But when I woke that morning and stared out the 100 year old window of the old vineyard house, wrapped soft cotton sheets, all I saw was green vines kissing a white sky. The house, quiet after our bodies all moved so fluidly, uncaring about all the drinks we consumed. Unmoved by our outrageous costumes. We had just met a month and a half prior. Our hearts connected in the strangest of ways: 16 individuals from over the country came together at Black Rock City. A barren land that some how provided all my answers, all my questions, all my resolutes, and all the things I would never resolve. It gave, it took away, and it gave me to a gray morning, deep in Oregon wine country, in an old house, with a warm bed. The night before, we came back together in our normal clothes, with stories to catch up on, faces to kiss, and to fall back into each other, as we had during that week in the desert.
Luke told us about the rock sediments and the history of the dirt as he poured us his favorite Riesling. We listened, smiled, asked questions. And I saw all these people, gathered around a hand made barrel, with our friend as our wine teacher, in a place I would have never imagined myself, 5k miles from my hometown, 3 months before I knew almost none of them - I couldn’t stop smiling. Because I was home. Homes are temporary places. But with people in my soul, under every sky, I am always home.
(via Pop Chart Lab —> Design Data = Delight —> The Magnificent Multitude of Beer)
For a few days I had the first line of this blog entry in my head. “2013, you have taken so much from me.” I imagined myself about writing about defeats, but mainly triumphs. How well things were going. How we prevail, always. I started an intense detox program. At first I was on top of the world. But, as I began to detox, and I mean really detox, I have been forced to confront feelings. Without substances like sugar or alcohol in my system.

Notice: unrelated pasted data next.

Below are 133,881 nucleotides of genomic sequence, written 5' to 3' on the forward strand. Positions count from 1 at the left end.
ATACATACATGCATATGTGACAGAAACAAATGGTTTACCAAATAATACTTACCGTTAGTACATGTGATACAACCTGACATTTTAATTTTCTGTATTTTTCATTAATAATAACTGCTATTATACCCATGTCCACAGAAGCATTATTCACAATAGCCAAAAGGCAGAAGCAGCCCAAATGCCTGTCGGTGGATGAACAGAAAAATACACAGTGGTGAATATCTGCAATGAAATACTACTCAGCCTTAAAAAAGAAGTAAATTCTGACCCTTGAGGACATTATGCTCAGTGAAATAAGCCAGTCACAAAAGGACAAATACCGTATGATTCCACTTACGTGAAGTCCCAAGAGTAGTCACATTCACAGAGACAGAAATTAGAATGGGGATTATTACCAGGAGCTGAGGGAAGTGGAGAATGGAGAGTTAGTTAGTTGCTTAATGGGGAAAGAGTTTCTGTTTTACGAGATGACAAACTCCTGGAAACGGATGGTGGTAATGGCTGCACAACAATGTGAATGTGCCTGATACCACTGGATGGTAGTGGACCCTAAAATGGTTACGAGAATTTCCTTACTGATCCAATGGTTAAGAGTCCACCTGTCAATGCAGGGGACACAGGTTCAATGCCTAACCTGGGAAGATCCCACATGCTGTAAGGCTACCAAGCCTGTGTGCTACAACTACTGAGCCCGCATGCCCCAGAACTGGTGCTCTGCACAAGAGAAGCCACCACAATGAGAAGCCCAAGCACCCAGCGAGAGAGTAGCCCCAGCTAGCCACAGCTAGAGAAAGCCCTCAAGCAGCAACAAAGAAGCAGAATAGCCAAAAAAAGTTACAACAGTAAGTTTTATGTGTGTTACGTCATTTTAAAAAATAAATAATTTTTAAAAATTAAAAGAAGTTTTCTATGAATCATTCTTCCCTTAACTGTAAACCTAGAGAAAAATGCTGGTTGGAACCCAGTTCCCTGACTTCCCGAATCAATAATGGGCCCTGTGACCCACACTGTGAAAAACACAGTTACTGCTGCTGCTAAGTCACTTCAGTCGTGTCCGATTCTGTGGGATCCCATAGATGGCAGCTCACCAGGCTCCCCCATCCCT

And I also couldn’t bare to write the entry, because I didn’t believe it. Nothing has been taken from me, done to me. As much as I am the main character of my own story, I don’t believe the world has set out to do harm to me. If anything, these things they happen and I feel their rippling affects. I react. Sometimes those reactions seem to be the best possible thing that could have ever happened. Schrodinger’s cat is mewing in space but I don’t really care because what’s happening now is real. And it’s beautiful.
A year ago I wrote about how a million little moments have brought me to a particularly important night. But every little innocuous moment has seemed monumental in the story of this year. From shotgunning a beer and meeting some canadians during exodus of burning man, to an introduction to people who would soon become my closest friends. 2013, you have taken so much from me. You’ve taken my old body and given me a new life.
I wish we could have talked one last time. And I could have told you I wasn’t mad and what my intentions were. Since I heard, I’ve been thinking about your father and how much he loved you. I think about my friends who have already suffered from a friend’s death this summer. I’m thinking about only the good things and how you were so full of life and made my friends so happy. Your costume box, your kitchen always filled with over ripped food. Your generosity. Your humor. Always the life of the party. Made things happen.
I wish our last conversation wasn’t so bad. That night you had on a ridiculous costume. A mushroom elephant thong. It’s all over now, that fight, everything that happened. Because now you’re dead. And it hasn’t hit me yet. I just wish Sean never had to make that call. The man that’s held all of us up for 9 months now - from one tragedy to another.
I’m sorry. I wish I could hug you one last time. You hugged me so tight on the corner of Loretta and Bellevue when Joel died. Deep in your arms, you held me when I cried and screamed. And now you’re fucking dead. And we can never apologize to each other, never say sorry.
Hey James Murphy. What’s up? #neumos #seattle #capitolhill #love
Kill For Love by Chromatics on Spotify -
This feels especially relevant this week.